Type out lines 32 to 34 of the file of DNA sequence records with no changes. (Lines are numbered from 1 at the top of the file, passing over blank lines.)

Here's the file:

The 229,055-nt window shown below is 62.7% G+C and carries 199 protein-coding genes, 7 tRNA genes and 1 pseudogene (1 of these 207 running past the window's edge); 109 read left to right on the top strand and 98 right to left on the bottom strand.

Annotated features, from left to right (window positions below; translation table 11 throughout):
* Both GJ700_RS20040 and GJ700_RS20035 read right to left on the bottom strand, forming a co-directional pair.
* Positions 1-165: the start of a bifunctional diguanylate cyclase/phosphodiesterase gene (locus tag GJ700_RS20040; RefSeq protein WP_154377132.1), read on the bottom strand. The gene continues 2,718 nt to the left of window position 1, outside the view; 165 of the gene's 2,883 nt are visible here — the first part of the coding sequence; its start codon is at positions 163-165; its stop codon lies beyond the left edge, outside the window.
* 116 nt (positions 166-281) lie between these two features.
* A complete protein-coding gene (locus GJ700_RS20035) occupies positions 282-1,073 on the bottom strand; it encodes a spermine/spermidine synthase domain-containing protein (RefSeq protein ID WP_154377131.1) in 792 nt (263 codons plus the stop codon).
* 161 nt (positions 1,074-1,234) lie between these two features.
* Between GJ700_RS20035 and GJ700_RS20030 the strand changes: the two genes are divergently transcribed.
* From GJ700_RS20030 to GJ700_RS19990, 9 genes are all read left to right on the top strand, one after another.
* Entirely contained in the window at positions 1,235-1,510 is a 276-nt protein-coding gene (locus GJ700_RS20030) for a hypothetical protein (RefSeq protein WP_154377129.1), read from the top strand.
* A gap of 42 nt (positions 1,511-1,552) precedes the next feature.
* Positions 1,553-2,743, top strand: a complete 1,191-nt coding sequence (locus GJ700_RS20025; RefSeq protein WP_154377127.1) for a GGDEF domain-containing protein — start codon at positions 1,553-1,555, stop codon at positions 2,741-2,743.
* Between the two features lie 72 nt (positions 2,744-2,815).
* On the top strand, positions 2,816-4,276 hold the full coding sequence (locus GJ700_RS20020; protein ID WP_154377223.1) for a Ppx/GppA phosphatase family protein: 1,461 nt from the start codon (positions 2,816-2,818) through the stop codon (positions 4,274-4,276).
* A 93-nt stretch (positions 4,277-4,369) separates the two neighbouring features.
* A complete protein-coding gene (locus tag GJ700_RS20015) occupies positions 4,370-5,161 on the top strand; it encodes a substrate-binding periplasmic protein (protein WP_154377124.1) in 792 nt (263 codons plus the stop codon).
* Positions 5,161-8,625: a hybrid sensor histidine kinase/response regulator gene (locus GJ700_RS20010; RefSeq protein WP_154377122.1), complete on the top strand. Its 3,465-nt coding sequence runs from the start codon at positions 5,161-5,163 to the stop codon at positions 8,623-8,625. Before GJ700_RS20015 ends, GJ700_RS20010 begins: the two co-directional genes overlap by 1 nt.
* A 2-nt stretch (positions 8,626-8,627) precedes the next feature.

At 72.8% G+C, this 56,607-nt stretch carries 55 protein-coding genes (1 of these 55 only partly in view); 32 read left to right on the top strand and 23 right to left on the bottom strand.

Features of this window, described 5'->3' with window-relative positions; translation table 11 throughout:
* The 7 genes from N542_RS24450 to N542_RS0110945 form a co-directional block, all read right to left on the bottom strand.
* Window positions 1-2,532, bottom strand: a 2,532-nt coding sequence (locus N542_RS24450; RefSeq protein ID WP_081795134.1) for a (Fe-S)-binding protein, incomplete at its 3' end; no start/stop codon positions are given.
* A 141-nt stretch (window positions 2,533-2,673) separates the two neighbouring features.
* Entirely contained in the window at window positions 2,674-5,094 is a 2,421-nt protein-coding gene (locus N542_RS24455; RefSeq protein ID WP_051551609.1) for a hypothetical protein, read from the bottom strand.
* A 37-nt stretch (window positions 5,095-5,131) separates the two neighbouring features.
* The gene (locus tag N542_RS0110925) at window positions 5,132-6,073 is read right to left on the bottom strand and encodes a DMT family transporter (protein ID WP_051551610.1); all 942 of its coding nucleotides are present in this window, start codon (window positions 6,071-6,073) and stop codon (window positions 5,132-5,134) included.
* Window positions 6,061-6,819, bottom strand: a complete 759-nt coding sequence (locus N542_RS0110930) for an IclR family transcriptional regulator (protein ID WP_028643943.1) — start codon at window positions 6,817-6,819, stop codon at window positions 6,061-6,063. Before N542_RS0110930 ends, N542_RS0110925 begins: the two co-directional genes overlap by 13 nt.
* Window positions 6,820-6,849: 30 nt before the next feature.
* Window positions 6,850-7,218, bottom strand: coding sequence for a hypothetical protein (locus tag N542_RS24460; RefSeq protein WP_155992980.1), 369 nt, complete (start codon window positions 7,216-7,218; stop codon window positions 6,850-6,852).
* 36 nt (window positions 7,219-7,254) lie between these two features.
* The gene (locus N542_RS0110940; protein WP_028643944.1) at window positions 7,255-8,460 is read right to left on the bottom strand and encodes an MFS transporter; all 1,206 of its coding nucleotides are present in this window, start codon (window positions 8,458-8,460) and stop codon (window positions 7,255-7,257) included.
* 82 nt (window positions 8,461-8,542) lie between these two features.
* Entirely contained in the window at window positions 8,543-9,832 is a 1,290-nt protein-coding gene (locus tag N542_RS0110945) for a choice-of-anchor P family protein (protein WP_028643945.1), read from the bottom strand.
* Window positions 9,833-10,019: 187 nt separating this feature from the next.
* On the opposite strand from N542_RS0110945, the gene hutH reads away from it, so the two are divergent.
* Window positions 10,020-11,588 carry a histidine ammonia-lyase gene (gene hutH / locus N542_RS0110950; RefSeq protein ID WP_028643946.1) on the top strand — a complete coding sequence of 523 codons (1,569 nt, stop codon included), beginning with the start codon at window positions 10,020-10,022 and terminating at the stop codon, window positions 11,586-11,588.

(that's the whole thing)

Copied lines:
* 82 nt (window positions 8,461-8,542) lie between these two features.
* Entirely contained in the window at window positions 8,543-9,832 is a 1,290-nt protein-coding gene (locus tag N542_RS0110945) for a choice-of-anchor P family protein (protein WP_028643945.1), read from the bottom strand.
* Window positions 9,833-10,019: 187 nt separating this feature from the next.